Dirty Pretty Things - Waterloo To Anywhere
It's highly unlikely that Pete Doherty and Carl Barat ever sat down in the office of a high-powered lawyer and thrashed out a divorce settlement following the messy split of the Libertines, but listening to the debut album from Barat's new band Dirty Pretty Things, at times that's what it feels like. The use of the title of the famed Libs demo sessions as the name of your new band? You can have that, Pete. Former drummer Gary Powell? Carl's. The lyrics? Pete's. The tunes? Well, if Waterloo to Anywhere is anything to go by, Carl certainly walked away with those in his back pocket.
It's naive, of course, to expect Barat to turn out an album anywhere near as epoch-making - or indeed just as downright brilliant - as Up The Bracket, and as long as you don't approach them expecting the Libs Mark II, Dirty Pretty Things have much to offer. Waterloo to Anywhere certainly makes a strong start, with a storming opening trio of "Deadwood", "Doctors and Dealers" and "Bang Bang You're Dead". All three are fast-paced, catchy and tuneful; and they do, of course, all sound like classic Barat. The latter, in particular, was an obvious choice from day one as the leadoff single, showcasing his knack for a jaunty tune at its fullest, although its "Can't Stand Me Now"-style ranting about Pete barely seems necessary or relevant these days. "The Gentry Cove", meanwhile, represents a rare foray into something different, and its ska-lite tone largely succeeds, while "You Fucking Love It" is a Buzzcocks-chorused romp far more frantic than anything the Libs ever attempted on record; simplistic it may be, but you'll find your head bouncing involuntarily whether you like it or not.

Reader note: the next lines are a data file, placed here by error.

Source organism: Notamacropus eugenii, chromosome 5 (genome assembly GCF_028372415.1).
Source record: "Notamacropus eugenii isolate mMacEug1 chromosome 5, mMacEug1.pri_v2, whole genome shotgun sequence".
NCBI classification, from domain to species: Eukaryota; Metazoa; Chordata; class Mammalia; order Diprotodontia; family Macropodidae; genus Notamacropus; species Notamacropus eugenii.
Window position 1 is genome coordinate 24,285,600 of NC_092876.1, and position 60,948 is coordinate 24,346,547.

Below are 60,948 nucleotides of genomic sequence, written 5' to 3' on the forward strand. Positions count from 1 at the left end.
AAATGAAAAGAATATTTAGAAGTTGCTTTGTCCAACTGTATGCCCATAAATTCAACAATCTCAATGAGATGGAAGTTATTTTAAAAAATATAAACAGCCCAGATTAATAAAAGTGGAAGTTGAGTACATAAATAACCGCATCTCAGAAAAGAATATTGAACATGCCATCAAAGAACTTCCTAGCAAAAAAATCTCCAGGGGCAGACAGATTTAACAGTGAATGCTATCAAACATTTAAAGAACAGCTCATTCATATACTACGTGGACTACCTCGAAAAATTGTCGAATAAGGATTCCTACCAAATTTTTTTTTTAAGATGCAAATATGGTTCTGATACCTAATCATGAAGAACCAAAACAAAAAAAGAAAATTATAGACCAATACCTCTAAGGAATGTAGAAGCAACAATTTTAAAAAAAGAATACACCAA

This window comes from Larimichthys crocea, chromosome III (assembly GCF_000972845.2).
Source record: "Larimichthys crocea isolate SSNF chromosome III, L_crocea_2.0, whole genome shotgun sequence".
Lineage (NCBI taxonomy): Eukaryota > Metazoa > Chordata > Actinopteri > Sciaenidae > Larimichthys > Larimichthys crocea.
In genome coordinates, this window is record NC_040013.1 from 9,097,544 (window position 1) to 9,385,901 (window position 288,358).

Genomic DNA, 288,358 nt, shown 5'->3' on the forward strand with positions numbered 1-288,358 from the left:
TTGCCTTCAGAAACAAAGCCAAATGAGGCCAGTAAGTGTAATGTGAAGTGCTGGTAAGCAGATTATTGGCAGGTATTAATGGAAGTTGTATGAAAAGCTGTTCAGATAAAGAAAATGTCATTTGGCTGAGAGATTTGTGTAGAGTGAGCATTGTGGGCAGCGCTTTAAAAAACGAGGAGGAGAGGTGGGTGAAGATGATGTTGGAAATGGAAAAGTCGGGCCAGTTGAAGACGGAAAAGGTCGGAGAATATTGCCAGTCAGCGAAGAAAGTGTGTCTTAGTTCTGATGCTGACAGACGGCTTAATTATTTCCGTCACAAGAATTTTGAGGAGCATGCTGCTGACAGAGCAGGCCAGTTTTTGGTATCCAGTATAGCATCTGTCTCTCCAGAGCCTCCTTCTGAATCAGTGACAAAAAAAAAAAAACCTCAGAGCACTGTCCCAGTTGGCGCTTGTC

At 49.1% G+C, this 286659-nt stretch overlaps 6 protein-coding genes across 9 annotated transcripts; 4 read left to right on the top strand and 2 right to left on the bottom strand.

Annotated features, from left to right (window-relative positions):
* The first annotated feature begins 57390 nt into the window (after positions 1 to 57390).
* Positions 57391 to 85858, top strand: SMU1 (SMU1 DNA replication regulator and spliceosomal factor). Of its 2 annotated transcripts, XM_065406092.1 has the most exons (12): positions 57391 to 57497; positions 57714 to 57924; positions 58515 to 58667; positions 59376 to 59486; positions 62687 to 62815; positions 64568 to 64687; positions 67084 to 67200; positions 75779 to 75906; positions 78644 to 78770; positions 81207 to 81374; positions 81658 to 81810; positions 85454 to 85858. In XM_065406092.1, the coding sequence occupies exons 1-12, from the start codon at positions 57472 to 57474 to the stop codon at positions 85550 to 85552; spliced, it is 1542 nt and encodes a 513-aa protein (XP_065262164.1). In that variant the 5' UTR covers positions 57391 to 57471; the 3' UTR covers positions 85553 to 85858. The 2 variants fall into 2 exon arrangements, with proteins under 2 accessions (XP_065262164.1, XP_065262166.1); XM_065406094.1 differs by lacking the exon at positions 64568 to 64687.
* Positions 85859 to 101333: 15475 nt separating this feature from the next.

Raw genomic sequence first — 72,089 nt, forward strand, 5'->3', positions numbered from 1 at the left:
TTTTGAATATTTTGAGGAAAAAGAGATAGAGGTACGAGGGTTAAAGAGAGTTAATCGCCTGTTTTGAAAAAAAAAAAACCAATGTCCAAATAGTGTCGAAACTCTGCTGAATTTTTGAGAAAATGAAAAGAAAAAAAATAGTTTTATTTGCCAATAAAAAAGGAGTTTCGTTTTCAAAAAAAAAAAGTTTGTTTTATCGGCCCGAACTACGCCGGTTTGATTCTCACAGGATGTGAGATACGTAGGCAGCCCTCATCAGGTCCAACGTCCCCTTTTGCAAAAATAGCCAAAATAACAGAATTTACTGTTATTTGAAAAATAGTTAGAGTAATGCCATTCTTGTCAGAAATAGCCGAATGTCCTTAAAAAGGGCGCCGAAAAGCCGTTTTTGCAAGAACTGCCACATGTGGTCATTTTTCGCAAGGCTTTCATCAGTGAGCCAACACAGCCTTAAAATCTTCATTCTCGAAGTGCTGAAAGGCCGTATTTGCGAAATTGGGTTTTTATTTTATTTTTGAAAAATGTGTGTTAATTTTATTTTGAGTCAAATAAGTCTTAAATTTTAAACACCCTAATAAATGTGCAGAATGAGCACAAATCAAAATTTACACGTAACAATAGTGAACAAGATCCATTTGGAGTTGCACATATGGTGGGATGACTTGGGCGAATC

It seems, though, that DPT are at their best when concentrating on tunes, rather than lyrics or sentiment. "Gin & Milk", otherwise strong, gets bogged down in sub-Sixth Form philosophy with lines like "No-one gives a fuck about the values I would die for". But then, Dirty Pretty Things aren't about providing a romanticised set of values to cling onto. With the disintegration of the Libertines and the departure of Doherty, Barat has no time for these notions of "Albion" and "Arcadia" any more. He's more about crafting indie-punk-rock tunes that grab you by the throat and thrill the feet on the nation's indie dancefloors. After all, do we need another Libertines right now? Unlikely. But would we like a few more top-notch Barat tunes to put alongside the likes of "I Get Along" and "Time For Heroes"? Of course we would. And, thankfully, with Waterloo to Anywhere, Carl's already begun to deliver on that promise. It's good to have him back.